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The Wives Of King Henry Viii

1597 words - 6 pages

King Henry VII had more wives than the average man during his time period. Catherine of Aragon, Anne Boleyn, Jane Seymour, Anne of Cleves, Kathryn Howard, and Katherine Parr all shared a life with the king for a period of time, whether it was a few months or several years. He had a colorful divorce pattern as well, ranging from annulment to execution. Though the king blamed his wives for not giving him a son, it was actually almost entirely his fault but the women paid the price for his ignorance. His want of a male heir led him to many marriages, divorces, and affairs that are still remembered in history today.
Catherine of Aragon was born on December 16th, 1485 to Ferdinand and Isabella in Alcala de Henares, Spain, a princess who would be matched with her future husband at the age of three. This future husband was Prince Arthur, son of King Henry VII and older brother of King Henry VIII. The two were married later in their teens, but six months after the marriage, Arthur died, likely a victim of the fatal ‘sweating sickness’. Approximately four years later, she married King Henry VIII and became pregnant soon after. After several children, many of whom were stillborn or died shortly after birth, King Henry became impatient with his lack of a male heir. He requested a divorce to Catherine, but the attempt was in vain until he impregnated her mistress’s daughter, Anne Boleyn, and persuaded Thomas Cranmer, the Archbishop of Canterbury, to annul the marriage. Catherine was forced to renounce her title as Queen of England, and became known as the Princess Dowager of Wales, a title that she never accepted. She and her daughter Mary were separated, and Catherine spent the rest of her life in dank castles, never ceasing in prayer. She died on January 7, 1536 at Kimbolton Castle and was buried as Princess Dowager at Peterborough Abbey.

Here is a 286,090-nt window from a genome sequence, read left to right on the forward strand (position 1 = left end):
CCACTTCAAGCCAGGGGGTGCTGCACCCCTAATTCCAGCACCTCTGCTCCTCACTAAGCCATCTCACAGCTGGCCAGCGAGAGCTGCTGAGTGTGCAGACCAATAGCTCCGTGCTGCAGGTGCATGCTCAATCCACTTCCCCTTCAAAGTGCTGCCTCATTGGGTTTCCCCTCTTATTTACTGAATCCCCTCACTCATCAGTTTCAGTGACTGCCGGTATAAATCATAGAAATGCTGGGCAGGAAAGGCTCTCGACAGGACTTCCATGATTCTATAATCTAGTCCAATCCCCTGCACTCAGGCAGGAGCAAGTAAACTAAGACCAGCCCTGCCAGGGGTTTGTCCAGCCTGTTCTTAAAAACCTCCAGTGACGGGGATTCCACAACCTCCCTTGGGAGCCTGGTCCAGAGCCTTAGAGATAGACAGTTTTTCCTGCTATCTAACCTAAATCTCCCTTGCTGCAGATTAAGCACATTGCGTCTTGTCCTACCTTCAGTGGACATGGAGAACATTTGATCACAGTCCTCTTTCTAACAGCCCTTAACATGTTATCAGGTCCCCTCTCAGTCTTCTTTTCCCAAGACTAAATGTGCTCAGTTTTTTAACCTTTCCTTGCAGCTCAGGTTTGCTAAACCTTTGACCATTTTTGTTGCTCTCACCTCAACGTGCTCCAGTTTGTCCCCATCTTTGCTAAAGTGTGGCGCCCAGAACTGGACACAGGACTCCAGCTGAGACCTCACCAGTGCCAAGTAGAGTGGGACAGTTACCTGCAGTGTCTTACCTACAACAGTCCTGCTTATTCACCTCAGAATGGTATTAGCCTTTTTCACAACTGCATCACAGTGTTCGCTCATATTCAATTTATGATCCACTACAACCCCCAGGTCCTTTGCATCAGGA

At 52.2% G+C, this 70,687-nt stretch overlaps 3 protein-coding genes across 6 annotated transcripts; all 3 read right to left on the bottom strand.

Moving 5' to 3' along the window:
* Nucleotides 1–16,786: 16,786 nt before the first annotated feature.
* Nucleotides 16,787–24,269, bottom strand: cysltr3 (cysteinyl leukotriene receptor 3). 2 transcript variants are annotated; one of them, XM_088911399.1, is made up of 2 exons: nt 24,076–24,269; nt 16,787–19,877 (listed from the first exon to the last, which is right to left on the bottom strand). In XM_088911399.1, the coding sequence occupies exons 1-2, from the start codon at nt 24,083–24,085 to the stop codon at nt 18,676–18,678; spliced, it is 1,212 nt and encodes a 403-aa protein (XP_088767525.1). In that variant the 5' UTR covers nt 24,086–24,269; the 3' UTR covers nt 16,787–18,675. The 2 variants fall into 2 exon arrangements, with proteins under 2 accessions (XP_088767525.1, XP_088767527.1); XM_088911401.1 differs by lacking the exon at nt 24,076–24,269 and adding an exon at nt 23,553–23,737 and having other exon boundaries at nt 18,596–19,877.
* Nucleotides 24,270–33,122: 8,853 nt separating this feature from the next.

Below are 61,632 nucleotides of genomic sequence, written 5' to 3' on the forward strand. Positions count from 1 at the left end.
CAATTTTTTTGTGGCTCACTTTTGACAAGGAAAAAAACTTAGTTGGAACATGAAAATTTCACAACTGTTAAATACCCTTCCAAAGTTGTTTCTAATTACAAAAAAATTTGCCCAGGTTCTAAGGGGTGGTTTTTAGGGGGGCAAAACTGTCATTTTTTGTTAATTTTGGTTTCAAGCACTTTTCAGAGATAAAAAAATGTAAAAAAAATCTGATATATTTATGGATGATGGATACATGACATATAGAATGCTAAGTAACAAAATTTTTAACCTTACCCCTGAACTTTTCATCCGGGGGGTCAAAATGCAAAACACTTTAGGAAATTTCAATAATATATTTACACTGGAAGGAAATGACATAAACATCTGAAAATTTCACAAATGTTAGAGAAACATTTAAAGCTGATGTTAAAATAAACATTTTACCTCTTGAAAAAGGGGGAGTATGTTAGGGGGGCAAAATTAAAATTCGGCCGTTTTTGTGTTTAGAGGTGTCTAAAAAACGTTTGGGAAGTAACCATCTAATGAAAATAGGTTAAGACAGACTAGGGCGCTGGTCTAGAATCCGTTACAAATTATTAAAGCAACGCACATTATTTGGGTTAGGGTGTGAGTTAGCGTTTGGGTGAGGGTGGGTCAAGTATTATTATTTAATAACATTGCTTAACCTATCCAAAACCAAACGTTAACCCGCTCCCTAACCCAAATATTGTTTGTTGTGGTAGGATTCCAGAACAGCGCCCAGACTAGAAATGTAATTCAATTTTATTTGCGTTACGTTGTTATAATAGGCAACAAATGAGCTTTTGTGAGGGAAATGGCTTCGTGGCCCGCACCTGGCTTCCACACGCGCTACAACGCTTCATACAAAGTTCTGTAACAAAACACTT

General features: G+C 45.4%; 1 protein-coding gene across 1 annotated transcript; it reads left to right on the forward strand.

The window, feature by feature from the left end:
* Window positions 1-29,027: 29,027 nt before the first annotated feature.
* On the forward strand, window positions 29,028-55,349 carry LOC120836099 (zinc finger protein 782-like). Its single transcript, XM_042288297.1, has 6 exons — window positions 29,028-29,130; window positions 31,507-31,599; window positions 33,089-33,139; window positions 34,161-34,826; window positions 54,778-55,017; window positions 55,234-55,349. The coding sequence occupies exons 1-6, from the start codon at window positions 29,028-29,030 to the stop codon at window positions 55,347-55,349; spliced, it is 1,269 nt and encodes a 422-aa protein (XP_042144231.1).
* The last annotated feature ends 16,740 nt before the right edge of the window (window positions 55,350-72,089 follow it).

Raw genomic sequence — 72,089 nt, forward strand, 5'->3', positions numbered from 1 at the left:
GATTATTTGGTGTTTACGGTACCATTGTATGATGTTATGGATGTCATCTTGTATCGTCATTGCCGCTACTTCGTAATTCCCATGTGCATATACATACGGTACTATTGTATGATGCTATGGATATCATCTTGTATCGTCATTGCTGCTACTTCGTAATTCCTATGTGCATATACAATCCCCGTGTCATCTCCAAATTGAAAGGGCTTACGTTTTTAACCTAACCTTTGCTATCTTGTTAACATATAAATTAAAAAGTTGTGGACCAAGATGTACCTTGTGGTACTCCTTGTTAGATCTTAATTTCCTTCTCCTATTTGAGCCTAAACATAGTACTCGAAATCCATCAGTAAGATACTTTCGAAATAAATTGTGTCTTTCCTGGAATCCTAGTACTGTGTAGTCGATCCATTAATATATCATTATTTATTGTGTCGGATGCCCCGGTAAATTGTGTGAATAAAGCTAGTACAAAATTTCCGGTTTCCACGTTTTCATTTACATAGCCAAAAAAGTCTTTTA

Born between 1500 and 1509, Anne Boleyn played a key role in the history of England despite her “moderate” appearance. She was not the typical 16th century female--she was not pale, blonde-haired, or blue-eyed, but had dark, olive-toned skin, thick dark brown hair, and dark brown eyes that were admired by many. She eventually tended to Queen Catherine; meanwhile, Henry VIII, who hated to write and few documents are left in his hand, wrote Anne seventeen love letters. At first, Anne refused King Henry any sexual favors, but she eventually gave in and became pregnant while the king was still married to Catherine. The two were secretly married shortly before the annulment of Catherine and Henry’s marriage. The people of England strongly disliked Anne for her short temper, outspoken behavior, and requests to reform the Church. Her enemies at court began plotting against her, calling for an investigation and possible charges of treason. She was ultimately beheaded, along with her brother George Boleyn or Lord Rochford and four other men, for charges of adultery, incest, and plotting to murder the king. She was also unable to...

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